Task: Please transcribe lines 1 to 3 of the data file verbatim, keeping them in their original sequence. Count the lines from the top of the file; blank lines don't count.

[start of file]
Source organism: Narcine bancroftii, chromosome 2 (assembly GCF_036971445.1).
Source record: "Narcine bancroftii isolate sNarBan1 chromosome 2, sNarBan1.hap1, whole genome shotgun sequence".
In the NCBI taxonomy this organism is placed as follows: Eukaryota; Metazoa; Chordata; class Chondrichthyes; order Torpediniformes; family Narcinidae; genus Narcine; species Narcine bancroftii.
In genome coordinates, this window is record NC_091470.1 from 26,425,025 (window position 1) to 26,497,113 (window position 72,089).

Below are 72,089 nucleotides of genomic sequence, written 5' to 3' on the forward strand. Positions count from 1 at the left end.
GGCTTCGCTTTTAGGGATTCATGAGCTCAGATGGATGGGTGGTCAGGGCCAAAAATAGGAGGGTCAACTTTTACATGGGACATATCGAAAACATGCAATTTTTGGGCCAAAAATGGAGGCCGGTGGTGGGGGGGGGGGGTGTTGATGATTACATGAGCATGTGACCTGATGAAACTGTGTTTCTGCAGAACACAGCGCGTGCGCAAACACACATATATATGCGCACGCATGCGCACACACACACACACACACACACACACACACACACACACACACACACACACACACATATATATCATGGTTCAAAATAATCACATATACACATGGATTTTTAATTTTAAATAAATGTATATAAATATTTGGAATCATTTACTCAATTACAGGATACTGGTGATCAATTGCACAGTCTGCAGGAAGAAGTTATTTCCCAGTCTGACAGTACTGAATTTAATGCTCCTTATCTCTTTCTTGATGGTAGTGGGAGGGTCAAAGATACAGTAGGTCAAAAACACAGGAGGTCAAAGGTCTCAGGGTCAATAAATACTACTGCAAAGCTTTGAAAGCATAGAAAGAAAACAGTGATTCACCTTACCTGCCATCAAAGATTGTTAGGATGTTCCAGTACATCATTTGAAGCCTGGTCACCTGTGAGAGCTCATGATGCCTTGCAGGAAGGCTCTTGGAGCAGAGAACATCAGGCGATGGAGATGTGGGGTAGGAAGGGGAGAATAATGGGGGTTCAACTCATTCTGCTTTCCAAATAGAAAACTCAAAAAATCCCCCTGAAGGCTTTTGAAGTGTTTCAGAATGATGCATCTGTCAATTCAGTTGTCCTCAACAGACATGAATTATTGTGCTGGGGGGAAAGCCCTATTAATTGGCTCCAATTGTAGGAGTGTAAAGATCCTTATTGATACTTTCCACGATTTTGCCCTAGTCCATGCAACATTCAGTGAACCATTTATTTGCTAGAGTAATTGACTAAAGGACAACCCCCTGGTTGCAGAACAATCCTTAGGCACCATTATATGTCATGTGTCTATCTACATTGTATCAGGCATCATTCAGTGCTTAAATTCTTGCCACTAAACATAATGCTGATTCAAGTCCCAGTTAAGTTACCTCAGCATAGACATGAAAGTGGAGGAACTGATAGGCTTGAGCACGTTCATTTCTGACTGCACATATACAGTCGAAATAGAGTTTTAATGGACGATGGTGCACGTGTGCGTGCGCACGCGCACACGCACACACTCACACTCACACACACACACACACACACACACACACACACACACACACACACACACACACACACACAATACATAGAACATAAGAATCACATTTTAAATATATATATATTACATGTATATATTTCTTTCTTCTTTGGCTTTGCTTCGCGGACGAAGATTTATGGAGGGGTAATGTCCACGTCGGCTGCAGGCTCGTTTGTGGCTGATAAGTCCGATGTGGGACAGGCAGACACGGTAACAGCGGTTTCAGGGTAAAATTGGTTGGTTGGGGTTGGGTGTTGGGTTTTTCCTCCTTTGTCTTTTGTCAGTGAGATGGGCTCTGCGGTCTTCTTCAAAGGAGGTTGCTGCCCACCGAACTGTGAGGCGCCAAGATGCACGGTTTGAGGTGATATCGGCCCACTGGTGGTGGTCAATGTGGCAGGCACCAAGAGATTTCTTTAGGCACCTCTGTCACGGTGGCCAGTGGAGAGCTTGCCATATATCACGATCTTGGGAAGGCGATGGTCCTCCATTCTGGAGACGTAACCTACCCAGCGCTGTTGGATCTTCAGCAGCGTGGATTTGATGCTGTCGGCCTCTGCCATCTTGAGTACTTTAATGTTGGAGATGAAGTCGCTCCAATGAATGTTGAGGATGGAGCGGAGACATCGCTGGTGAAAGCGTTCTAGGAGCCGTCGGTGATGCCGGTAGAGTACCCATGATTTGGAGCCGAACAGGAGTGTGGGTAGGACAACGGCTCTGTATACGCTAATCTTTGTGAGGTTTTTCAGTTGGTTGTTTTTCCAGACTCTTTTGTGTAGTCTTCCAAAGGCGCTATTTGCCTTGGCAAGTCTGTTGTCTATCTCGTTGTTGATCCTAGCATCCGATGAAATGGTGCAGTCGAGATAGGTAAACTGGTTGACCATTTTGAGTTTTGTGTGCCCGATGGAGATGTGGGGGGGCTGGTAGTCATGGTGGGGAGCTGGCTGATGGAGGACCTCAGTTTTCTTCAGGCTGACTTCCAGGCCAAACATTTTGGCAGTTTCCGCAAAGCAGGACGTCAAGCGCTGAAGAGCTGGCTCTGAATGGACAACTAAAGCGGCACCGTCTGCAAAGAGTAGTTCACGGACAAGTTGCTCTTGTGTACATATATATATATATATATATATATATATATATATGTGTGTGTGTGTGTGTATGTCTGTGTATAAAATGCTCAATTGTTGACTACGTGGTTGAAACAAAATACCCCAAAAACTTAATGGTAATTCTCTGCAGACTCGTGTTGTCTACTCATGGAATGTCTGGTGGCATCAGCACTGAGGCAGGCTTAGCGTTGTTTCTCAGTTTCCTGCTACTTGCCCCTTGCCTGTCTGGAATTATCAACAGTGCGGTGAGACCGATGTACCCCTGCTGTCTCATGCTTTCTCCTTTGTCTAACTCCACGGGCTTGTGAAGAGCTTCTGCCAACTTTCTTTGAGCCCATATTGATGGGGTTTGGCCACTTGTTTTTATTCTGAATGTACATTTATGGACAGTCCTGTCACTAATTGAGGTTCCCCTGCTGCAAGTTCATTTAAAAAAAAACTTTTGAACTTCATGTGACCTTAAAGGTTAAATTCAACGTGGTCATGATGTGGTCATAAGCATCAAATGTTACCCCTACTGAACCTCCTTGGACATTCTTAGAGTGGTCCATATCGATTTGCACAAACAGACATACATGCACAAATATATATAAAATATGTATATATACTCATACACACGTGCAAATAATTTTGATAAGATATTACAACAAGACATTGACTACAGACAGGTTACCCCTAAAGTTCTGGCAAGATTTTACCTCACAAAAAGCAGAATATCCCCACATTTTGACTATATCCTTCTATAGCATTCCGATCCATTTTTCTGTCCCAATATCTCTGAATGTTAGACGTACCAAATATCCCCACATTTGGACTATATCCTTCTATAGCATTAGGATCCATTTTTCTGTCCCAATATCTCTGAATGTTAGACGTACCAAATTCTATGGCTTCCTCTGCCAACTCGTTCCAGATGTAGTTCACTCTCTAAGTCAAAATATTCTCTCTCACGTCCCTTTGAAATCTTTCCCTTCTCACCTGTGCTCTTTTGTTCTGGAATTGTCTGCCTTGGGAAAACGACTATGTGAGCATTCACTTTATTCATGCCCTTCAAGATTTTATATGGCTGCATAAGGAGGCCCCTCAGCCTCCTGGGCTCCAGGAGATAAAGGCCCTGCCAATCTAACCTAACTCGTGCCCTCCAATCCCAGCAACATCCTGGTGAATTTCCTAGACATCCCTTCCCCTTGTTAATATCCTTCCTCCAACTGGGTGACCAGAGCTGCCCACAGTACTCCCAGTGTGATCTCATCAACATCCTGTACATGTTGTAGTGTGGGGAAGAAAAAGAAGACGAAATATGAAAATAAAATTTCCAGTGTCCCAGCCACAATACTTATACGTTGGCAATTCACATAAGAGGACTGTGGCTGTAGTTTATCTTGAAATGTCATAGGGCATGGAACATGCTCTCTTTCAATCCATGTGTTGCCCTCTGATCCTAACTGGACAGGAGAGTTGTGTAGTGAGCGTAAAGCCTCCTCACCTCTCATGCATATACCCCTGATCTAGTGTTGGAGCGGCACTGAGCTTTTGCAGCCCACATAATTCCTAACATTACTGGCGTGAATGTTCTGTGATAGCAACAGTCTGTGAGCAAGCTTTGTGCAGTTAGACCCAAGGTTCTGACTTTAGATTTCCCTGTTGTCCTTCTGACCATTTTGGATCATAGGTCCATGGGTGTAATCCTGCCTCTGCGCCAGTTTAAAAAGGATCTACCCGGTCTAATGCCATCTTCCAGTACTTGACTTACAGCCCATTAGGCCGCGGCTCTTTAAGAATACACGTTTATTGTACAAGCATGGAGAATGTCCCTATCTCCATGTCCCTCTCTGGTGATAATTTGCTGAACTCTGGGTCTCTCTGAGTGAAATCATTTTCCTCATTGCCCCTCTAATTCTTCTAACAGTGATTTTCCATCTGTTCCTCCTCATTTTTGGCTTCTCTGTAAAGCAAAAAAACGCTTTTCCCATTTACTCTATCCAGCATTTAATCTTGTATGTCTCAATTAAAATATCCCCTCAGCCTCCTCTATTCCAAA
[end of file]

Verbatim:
Source organism: Narcine bancroftii, chromosome 2 (assembly GCF_036971445.1).
Source record: "Narcine bancroftii isolate sNarBan1 chromosome 2, sNarBan1.hap1, whole genome shotgun sequence".
In the NCBI taxonomy this organism is placed as follows: Eukaryota; Metazoa; Chordata; class Chondrichthyes; order Torpediniformes; family Narcinidae; genus Narcine; species Narcine bancroftii.